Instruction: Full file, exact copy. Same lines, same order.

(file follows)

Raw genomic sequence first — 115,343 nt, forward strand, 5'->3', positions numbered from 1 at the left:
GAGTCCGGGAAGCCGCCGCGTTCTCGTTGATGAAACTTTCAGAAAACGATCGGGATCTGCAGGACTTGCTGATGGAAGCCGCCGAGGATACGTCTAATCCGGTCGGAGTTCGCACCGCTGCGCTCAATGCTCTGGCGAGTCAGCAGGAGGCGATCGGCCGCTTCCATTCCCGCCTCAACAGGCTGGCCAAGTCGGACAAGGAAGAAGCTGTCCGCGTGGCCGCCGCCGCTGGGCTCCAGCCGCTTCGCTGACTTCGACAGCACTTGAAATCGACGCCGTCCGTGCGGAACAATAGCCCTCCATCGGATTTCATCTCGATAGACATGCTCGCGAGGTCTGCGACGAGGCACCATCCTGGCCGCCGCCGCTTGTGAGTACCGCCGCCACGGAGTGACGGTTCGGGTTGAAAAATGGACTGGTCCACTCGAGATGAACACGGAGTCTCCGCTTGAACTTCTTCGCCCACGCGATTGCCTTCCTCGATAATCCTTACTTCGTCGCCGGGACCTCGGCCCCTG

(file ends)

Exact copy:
Raw genomic sequence first — 115,343 nt, forward strand, 5'->3', positions numbered from 1 at the left:
GAGTCCGGGAAGCCGCCGCGTTCTCGTTGATGAAACTTTCAGAAAACGATCGGGATCTGCAGGACTTGCTGATGGAAGCCGCCGAGGATACGTCTAATCCGGTCGGAGTTCGCACCGCTGCGCTCAATGCTCTGGCGAGTCAGCAGGAGGCGATCGGCCGCTTCCATTCCCGCCTCAACAGGCTGGCCAAGTCGGACAAGGAAGAAGCTGTCCGCGTGGCCGCCGCCGCTGGGCTCCAGCCGCTTCGCTGACTTCGACAGCACTTGAAATCGACGCCGTCCGTGCGGAACAATAGCCCTCCATCGGATTTCATCTCGATAGACATGCTCGCGAGGTCTGCGACGAGGCACCATCCTGGCCGCCGCCGCTTGTGAGTACCGCCGCCACGGAGTGACGGTTCGGGTTGAAAAATGGACTGGTCCACTCGAGATGAACACGGAGTCTCCGCTTGAACTTCTTCGCCCACGCGATTGCCTTCCTCGATAATCCTTACTTCGTCGCCGGGACCTCGGCCCCTG